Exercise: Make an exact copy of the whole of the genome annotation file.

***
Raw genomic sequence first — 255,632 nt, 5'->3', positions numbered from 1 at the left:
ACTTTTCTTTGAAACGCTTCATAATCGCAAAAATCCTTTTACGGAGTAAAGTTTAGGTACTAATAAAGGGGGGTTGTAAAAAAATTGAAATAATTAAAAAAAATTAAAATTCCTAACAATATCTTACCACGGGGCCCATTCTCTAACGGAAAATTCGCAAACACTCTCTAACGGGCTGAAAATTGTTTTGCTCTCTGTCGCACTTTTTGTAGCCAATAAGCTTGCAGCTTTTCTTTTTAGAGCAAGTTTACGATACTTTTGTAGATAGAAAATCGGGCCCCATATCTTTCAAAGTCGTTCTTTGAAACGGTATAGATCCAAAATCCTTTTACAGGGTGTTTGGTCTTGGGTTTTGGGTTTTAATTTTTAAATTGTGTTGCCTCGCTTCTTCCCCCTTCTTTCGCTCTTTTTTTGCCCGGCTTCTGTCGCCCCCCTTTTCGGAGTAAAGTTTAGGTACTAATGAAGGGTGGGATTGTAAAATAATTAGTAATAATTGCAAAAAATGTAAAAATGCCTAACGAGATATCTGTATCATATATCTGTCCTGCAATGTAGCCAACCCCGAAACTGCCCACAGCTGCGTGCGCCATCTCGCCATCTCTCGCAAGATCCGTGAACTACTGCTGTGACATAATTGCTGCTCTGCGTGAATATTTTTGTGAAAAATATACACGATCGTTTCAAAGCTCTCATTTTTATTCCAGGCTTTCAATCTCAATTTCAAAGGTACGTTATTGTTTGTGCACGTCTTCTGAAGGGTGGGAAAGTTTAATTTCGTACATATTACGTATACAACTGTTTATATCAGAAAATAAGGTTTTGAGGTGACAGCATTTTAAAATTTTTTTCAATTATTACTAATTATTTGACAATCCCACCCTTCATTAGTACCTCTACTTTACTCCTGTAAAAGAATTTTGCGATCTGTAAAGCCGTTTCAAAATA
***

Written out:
Raw genomic sequence first — 255,632 nt, 5'->3', positions numbered from 1 at the left:
ACTTTTCTTTGAAACGCTTCATAATCGCAAAAATCCTTTTACGGAGTAAAGTTTAGGTACTAATAAAGGGGGGTTGTAAAAAAATTGAAATAATTAAAAAAAATTAAAATTCCTAACAATATCTTACCACGGGGCCCATTCTCTAACGGAAAATTCGCAAACACTCTCTAACGGGCTGAAAATTGTTTTGCTCTCTGTCGCACTTTTTGTAGCCAATAAGCTTGCAGCTTTTCTTTTTAGAGCAAGTTTACGATACTTTTGTAGATAGAAAATCGGGCCCCATATCTTTCAAAGTCGTTCTTTGAAACGGTATAGATCCAAAATCCTTTTACAGGGTGTTTGGTCTTGGGTTTTGGGTTTTAATTTTTAAATTGTGTTGCCTCGCTTCTTCCCCCTTCTTTCGCTCTTTTTTTGCCCGGCTTCTGTCGCCCCCCTTTTCGGAGTAAAGTTTAGGTACTAATGAAGGGTGGGATTGTAAAATAATTAGTAATAATTGCAAAAAATGTAAAAATGCCTAACGAGATATCTGTATCATATATCTGTCCTGCAATGTAGCCAACCCCGAAACTGCCCACAGCTGCGTGCGCCATCTCGCCATCTCTCGCAAGATCCGTGAACTACTGCTGTGACATAATTGCTGCTCTGCGTGAATATTTTTGTGAAAAATATACACGATCGTTTCAAAGCTCTCATTTTTATTCCAGGCTTTCAATCTCAATTTCAAAGGTACGTTATTGTTTGTGCACGTCTTCTGAAGGGTGGGAAAGTTTAATTTCGTACATATTACGTATACAACTGTTTATATCAGAAAATAAGGTTTTGAGGTGACAGCATTTTAAAATTTTTTTCAATTATTACTAATTATTTGACAATCCCACCCTTCATTAGTACCTCTACTTTACTCCTGTAAAAGAATTTTGCGATCTGTAAAGCCGTTTCAAAATA